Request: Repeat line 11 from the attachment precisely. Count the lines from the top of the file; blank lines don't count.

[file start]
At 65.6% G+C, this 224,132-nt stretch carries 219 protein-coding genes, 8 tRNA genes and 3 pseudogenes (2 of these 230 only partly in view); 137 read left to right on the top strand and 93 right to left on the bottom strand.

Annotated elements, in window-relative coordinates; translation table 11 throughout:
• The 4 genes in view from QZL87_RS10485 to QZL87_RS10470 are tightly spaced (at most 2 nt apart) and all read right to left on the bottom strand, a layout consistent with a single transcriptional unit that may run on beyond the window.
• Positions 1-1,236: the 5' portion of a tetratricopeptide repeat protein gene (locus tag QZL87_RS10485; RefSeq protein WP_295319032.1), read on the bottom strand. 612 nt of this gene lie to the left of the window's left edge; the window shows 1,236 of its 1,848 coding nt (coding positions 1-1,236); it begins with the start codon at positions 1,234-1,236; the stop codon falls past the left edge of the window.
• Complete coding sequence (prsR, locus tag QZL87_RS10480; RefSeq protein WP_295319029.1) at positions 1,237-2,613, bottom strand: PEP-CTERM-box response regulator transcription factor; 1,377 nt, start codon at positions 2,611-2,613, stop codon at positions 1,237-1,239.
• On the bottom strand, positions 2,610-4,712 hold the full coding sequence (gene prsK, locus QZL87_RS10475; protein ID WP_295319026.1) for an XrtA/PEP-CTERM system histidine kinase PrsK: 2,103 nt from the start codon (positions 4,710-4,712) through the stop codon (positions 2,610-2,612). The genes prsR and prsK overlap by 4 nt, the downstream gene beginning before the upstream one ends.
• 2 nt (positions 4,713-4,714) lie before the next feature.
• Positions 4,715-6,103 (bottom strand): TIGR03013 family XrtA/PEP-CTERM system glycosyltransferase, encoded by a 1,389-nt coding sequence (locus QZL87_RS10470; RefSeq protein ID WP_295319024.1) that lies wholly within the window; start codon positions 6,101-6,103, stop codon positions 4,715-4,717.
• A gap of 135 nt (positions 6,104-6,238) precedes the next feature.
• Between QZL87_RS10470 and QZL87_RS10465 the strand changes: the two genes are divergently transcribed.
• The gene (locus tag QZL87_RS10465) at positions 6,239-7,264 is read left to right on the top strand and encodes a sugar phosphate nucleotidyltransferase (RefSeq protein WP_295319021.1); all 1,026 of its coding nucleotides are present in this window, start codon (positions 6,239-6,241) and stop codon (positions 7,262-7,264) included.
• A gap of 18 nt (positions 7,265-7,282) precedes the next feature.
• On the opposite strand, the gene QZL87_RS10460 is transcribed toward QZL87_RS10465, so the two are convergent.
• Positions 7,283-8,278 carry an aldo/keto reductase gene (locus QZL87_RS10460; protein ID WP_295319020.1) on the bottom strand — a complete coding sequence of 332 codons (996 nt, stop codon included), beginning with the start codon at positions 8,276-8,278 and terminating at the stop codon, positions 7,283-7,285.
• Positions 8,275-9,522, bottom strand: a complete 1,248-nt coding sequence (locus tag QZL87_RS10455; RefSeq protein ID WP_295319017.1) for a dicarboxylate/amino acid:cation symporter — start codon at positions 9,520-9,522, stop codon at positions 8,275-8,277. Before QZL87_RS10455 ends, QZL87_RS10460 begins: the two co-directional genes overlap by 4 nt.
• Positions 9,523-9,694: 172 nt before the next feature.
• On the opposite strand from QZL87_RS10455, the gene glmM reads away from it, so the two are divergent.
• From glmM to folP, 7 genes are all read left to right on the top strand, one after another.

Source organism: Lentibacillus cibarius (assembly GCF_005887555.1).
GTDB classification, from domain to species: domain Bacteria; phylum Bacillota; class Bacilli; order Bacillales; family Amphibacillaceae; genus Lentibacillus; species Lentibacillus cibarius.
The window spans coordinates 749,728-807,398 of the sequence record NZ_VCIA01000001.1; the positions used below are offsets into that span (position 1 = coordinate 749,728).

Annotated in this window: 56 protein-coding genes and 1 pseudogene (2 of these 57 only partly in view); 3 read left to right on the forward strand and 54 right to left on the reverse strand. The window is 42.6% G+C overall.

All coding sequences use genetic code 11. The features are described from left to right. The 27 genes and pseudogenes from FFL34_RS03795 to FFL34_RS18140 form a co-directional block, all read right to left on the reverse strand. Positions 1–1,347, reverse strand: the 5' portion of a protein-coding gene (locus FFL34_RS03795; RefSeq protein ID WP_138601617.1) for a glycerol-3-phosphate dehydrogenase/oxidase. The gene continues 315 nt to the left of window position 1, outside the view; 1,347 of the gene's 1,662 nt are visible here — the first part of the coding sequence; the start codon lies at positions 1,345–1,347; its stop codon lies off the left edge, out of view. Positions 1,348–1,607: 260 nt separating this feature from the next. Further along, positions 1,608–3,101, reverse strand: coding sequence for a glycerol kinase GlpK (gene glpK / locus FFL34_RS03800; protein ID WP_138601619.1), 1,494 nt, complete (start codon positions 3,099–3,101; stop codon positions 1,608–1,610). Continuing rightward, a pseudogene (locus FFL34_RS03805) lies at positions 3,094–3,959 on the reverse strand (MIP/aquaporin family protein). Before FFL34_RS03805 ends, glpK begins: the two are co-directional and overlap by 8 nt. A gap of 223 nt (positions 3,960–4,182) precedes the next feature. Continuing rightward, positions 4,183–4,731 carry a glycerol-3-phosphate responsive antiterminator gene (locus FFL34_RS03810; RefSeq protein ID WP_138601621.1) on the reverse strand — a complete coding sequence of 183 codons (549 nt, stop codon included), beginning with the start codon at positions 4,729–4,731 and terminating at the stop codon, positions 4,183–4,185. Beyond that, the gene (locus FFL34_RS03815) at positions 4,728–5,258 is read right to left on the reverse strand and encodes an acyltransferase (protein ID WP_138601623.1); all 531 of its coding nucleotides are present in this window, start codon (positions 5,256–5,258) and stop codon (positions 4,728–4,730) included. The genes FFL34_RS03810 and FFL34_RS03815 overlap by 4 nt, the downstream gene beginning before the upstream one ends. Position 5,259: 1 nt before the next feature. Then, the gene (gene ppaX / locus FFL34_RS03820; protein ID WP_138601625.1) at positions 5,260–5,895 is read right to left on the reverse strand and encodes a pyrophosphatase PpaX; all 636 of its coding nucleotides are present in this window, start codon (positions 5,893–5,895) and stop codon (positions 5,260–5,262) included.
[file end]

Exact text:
• The gene (locus tag QZL87_RS10465) at positions 6,239-7,264 is read left to right on the top strand and encodes a sugar phosphate nucleotidyltransferase (RefSeq protein WP_295319021.1); all 1,026 of its coding nucleotides are present in this window, start codon (positions 6,239-6,241) and stop codon (positions 7,262-7,264) included.